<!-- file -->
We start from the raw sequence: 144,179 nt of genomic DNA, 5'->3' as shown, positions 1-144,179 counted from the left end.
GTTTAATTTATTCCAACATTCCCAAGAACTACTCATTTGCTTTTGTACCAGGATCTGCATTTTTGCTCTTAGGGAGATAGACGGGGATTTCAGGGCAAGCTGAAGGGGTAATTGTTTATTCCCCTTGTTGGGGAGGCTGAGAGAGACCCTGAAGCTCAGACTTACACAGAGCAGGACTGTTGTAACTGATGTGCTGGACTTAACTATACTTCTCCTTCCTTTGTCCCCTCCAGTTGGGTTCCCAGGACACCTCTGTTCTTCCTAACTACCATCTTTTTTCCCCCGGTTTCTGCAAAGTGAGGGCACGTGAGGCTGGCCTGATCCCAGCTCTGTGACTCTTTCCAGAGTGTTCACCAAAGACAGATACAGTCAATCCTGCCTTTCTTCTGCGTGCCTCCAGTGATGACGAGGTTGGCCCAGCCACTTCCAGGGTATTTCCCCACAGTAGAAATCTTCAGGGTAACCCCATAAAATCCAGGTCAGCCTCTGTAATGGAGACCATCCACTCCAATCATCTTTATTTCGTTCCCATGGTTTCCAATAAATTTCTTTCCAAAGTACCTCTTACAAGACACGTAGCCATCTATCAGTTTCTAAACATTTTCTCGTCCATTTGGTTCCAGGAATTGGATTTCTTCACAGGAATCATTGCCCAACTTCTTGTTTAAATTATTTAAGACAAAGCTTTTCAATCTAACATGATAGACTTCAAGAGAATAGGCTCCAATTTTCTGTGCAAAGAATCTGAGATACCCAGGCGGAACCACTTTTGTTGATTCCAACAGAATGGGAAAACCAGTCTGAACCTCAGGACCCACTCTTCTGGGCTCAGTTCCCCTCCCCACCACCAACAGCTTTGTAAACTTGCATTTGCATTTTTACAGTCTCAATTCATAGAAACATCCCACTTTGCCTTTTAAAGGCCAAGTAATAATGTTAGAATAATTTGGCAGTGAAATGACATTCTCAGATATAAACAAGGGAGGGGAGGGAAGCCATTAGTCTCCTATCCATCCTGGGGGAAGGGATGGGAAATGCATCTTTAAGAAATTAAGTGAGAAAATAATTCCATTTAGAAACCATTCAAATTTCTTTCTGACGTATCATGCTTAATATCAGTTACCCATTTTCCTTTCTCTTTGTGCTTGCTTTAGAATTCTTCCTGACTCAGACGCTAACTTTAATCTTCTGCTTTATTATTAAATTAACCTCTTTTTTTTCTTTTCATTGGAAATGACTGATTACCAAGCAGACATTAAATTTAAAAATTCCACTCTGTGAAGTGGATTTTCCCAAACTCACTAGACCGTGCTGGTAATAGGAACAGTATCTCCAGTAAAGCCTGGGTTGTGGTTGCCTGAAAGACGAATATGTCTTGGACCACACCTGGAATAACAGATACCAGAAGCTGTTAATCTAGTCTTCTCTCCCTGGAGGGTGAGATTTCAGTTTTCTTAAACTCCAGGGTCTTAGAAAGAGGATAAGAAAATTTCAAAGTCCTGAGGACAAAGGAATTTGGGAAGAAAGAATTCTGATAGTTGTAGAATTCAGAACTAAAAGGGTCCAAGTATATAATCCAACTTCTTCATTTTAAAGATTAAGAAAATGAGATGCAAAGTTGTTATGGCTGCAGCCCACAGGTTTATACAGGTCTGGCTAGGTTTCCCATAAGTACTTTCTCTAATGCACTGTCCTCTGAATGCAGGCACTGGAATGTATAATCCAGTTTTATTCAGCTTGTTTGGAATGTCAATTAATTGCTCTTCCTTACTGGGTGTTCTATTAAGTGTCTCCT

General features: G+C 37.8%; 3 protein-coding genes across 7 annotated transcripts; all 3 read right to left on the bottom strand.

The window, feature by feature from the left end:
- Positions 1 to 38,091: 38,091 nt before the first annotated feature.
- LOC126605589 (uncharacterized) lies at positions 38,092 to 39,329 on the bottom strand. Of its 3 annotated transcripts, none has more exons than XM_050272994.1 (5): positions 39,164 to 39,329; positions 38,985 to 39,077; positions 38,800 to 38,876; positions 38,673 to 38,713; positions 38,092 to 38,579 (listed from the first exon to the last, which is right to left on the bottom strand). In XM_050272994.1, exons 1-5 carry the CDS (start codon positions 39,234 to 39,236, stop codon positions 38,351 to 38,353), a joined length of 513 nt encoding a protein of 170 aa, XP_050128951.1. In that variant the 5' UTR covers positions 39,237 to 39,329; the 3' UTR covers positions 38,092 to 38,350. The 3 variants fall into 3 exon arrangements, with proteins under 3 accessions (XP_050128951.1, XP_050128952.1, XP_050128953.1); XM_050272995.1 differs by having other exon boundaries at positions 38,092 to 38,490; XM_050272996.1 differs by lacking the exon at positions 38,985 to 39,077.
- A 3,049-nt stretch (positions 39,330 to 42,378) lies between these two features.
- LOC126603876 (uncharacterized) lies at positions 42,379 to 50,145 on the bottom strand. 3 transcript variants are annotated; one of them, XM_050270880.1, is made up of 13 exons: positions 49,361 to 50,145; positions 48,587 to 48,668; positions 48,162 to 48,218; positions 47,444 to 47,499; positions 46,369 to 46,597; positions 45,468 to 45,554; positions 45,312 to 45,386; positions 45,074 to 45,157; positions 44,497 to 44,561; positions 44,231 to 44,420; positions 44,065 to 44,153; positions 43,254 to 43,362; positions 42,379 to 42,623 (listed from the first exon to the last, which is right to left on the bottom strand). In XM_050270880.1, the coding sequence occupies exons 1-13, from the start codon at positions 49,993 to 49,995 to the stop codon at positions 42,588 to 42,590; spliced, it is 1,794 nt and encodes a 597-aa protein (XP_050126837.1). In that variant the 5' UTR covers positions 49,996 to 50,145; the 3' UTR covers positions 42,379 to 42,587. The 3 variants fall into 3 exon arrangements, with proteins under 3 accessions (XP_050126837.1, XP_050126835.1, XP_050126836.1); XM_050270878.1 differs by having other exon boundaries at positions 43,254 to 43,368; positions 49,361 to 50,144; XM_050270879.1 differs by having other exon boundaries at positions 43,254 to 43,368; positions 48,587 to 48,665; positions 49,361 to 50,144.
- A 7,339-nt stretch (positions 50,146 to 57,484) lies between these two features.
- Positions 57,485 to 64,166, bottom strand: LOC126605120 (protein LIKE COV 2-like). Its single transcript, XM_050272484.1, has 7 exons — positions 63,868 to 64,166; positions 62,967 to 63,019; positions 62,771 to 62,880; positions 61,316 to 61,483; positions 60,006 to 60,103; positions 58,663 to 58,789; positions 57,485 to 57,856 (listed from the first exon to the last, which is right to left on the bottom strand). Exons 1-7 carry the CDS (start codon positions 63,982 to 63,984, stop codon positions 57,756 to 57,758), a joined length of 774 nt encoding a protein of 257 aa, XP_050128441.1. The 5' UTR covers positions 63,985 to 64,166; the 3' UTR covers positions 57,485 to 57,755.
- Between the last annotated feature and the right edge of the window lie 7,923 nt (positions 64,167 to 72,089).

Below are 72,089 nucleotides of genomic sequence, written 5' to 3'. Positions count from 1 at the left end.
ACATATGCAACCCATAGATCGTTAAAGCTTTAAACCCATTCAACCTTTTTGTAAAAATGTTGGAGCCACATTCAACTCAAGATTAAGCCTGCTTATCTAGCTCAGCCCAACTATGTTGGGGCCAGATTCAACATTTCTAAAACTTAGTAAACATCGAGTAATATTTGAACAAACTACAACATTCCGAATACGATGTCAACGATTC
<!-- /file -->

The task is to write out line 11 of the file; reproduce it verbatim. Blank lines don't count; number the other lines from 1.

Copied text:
- Between the last annotated feature and the right edge of the window lie 7,923 nt (positions 64,167 to 72,089).